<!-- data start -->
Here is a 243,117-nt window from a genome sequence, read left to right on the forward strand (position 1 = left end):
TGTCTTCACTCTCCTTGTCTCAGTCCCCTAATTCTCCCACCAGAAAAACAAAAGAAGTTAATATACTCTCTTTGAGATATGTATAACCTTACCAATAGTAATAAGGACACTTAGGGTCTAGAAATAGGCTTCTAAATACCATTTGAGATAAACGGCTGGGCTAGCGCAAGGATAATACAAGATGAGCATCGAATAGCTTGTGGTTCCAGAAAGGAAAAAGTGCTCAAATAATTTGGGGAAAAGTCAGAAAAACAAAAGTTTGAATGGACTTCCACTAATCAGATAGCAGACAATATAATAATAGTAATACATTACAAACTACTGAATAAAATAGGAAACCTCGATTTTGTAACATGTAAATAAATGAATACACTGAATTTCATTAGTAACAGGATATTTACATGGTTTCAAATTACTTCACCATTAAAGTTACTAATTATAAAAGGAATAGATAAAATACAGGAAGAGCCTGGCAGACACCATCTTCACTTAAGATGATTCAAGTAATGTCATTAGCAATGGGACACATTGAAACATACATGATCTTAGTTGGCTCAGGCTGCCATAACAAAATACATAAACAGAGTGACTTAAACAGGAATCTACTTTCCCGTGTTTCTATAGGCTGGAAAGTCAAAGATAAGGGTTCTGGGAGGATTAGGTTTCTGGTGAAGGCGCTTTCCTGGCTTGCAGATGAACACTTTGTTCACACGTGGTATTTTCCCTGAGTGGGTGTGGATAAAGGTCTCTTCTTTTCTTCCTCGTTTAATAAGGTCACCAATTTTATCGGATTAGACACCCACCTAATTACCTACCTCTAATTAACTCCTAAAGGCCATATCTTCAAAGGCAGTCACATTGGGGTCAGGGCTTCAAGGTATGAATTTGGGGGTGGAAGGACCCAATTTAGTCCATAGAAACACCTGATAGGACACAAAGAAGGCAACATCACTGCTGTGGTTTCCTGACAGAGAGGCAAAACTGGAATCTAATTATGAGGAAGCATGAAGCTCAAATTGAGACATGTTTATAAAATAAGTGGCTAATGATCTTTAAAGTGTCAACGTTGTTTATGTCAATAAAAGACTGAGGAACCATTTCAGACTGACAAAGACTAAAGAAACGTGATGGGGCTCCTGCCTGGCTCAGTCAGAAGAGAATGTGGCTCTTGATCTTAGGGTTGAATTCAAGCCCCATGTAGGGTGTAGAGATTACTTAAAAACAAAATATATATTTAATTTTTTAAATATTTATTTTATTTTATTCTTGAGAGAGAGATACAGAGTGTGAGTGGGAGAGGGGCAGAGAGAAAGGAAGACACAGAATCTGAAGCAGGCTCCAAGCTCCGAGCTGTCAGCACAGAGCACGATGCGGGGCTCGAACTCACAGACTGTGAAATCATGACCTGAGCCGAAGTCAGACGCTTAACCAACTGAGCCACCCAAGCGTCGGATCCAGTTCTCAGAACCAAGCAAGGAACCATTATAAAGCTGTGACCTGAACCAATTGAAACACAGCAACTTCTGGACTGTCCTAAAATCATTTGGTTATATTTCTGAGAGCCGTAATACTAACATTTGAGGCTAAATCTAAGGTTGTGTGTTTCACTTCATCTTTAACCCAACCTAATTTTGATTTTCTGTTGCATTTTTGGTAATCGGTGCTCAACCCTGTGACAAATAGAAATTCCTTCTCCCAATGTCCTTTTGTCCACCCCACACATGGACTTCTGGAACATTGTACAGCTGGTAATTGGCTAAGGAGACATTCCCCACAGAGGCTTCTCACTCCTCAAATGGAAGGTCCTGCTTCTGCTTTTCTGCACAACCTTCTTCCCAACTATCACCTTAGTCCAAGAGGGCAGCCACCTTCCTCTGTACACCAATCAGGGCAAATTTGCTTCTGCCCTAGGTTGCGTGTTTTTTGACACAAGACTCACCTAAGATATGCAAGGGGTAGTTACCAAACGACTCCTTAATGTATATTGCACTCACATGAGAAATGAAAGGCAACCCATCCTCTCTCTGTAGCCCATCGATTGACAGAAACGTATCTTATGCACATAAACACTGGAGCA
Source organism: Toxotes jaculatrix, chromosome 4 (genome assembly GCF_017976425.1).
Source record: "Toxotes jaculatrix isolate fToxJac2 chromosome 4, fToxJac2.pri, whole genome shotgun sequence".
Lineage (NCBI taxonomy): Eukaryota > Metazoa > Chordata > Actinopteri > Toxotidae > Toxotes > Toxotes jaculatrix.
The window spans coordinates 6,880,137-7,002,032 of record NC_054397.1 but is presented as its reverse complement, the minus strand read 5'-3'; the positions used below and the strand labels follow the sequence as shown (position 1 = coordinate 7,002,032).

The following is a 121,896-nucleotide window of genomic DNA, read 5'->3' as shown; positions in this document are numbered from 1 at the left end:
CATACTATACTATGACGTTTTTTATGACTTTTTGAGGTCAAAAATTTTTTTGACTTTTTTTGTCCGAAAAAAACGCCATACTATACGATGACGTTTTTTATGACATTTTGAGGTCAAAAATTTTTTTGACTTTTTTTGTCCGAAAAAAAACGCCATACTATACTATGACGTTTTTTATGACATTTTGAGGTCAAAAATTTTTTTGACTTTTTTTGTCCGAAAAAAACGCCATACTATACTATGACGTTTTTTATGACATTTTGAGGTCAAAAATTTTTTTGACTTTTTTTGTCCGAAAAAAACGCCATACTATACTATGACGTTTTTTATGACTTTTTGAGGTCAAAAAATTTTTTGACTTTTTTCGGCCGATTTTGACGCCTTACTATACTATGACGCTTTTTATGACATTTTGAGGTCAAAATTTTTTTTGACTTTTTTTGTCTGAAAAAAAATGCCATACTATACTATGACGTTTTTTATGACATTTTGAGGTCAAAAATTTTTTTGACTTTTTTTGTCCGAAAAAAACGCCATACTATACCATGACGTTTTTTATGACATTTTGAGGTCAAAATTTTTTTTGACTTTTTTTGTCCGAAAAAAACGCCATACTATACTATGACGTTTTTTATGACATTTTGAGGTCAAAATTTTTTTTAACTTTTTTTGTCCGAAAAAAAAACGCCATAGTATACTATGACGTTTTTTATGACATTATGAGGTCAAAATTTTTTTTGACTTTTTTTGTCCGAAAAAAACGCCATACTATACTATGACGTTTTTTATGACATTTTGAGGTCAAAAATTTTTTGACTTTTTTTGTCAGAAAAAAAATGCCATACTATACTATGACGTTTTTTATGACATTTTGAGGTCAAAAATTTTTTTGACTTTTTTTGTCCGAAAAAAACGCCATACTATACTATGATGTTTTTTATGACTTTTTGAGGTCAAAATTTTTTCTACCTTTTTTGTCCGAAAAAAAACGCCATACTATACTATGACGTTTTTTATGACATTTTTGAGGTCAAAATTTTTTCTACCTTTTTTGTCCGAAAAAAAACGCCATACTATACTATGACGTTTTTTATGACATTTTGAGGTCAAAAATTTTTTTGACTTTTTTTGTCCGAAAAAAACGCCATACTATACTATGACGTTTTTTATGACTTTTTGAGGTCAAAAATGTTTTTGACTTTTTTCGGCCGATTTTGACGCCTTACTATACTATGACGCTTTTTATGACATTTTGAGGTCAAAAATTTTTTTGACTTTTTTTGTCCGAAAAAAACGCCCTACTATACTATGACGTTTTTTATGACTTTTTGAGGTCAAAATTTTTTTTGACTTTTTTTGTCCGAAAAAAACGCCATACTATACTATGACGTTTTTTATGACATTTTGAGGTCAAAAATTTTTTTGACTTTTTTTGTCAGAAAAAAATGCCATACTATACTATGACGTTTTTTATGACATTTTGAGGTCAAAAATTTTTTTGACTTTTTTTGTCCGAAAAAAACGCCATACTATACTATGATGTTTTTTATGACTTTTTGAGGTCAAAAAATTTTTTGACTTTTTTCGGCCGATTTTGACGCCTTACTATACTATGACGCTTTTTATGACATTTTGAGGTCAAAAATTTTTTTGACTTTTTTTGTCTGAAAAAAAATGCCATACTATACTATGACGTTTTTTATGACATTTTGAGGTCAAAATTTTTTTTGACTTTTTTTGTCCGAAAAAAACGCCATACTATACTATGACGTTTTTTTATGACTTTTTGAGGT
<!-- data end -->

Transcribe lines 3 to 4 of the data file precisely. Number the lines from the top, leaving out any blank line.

Source organism: Toxotes jaculatrix, chromosome 4 (genome assembly GCF_017976425.1).
Source record: "Toxotes jaculatrix isolate fToxJac2 chromosome 4, fToxJac2.pri, whole genome shotgun sequence".